The Michigan Supreme Court closed its 2021-22 term last month with two landmark decisions in the area of juvenile justice. In People v Boykin, No. 157738 (Mich Sup Ct Jul 28, 2022), and People v Tate, No. 158695 (Mich Sup Ct July 28, 2022), the high court ruled that in sentencing under the state’s life-offense sentencing scheme for persons less than 18 years old, MCL 769.25 and MCL 769.25a, trial courts must “consider the defendant’s youth and must treat it as a mitigating factor.” Slip Op at 13.
Although in both cases the prosecution had not sought life-without-parole sentences as it was entitled to do, it did seek the maximum sentences under the state’s life-offense sentencing scheme for youth–40 to 60 years’ imprisonment. The defendants appealed contending that the trial court was obligated to consider the circumstances of youth, just as the United States Supreme Court had required trial courts to do in cases of life-without-parole sentencings. Miller v Alabama, 567 US 460 (2012). The Michigan Supreme Court agreed.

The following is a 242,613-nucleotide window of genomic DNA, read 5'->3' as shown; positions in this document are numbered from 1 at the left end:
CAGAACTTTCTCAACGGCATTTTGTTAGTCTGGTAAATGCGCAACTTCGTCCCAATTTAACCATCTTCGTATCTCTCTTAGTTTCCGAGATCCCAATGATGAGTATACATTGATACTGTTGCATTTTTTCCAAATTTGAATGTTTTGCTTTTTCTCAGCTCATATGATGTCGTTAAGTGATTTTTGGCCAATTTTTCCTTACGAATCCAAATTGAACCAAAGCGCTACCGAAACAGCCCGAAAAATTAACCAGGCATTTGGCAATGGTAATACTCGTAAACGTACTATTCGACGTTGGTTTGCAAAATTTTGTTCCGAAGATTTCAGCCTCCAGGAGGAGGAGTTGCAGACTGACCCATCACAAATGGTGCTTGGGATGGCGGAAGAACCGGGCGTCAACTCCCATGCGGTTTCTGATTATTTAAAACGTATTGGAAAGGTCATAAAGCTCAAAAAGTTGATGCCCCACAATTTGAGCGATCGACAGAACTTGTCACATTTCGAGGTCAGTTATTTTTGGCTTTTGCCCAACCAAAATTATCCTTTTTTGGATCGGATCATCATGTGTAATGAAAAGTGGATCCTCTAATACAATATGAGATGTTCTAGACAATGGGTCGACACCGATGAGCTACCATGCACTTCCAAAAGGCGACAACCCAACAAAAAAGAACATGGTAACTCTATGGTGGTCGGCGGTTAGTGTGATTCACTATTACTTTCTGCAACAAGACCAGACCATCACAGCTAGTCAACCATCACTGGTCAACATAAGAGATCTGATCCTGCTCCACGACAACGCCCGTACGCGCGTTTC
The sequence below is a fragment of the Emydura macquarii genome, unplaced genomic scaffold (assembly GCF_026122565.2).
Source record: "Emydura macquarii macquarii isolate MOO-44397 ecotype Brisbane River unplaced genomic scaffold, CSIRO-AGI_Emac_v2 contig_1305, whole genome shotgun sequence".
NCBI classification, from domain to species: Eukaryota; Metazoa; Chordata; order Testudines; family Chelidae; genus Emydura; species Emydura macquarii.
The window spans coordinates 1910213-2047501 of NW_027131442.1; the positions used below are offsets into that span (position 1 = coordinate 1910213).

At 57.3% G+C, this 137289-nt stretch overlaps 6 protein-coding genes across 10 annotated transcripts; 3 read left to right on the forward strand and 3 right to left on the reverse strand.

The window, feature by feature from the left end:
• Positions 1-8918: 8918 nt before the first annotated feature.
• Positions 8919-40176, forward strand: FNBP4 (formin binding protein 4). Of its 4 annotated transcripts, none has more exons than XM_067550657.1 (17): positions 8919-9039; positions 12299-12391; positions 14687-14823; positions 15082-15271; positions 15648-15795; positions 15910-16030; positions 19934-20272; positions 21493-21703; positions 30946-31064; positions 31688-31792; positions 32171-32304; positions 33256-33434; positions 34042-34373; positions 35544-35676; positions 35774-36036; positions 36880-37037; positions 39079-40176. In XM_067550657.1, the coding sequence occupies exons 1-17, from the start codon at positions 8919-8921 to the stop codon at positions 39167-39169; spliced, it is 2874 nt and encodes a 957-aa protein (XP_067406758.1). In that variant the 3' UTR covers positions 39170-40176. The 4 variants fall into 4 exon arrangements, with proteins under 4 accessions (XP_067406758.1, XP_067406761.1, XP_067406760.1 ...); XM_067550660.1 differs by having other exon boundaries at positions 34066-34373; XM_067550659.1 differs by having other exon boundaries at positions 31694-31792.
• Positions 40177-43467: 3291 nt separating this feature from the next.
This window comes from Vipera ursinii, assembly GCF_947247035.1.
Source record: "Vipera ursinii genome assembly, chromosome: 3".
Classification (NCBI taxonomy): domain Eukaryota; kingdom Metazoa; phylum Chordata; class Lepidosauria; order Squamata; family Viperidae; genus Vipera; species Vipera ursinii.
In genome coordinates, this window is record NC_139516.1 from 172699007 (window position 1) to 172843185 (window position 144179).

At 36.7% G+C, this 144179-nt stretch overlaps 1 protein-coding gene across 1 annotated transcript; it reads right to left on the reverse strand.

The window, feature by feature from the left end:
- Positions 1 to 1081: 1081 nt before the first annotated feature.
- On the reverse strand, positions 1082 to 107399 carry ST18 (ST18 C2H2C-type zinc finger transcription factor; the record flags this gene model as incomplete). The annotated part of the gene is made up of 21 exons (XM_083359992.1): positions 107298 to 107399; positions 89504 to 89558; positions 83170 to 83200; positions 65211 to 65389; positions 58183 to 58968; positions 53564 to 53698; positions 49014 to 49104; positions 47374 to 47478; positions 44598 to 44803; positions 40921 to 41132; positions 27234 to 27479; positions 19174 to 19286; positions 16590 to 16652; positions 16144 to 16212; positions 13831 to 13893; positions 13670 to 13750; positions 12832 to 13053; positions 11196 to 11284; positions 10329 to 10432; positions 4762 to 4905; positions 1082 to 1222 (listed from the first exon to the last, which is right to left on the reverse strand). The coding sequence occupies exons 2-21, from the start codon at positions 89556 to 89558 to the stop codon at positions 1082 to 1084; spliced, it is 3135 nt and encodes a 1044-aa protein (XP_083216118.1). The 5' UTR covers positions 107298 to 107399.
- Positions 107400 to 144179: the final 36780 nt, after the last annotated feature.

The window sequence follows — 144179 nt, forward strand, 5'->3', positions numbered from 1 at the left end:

The Court, however, stopped short of requiring trial courts to articulate on the record their bases for considering an offender’s youth in imposing a term-of-years sentence. Slip Op at 14. The cases were nevertheless remanded to the Court of Appeals to determine whether the trial courts had properly considered the circumstances of youth.
We at Willey & Chamberlain LLP are proud to have had a role in the development of the law in this area. We represented a youthful offender in People v Wines, 323 Mich App 343; 916 NW2d 855 (2018), rev’d in part on other grounds, 506 Mich 954 (2020), a case which in the Court of Appeals reversed the trial court’s sentence that had been imposed without sufficient consideration of the circumstances of youth. The prosecution sought leave to appeal to the Michigan Supreme Court, which denied leave and summarily reversed on an issue we raised, remanding the case to the trial court for resentencing. In deciding Boykin and Tate, the Michigan Supreme Court expressly invited a challenge to the holding in Wines and affirmed that Court of Appeals decision as a correct statement of the law in this area. Slip Op at 16, 19. The attached photo is of Chip Chamberlain and our client, Greg Wines, upon Greg’s release from prison.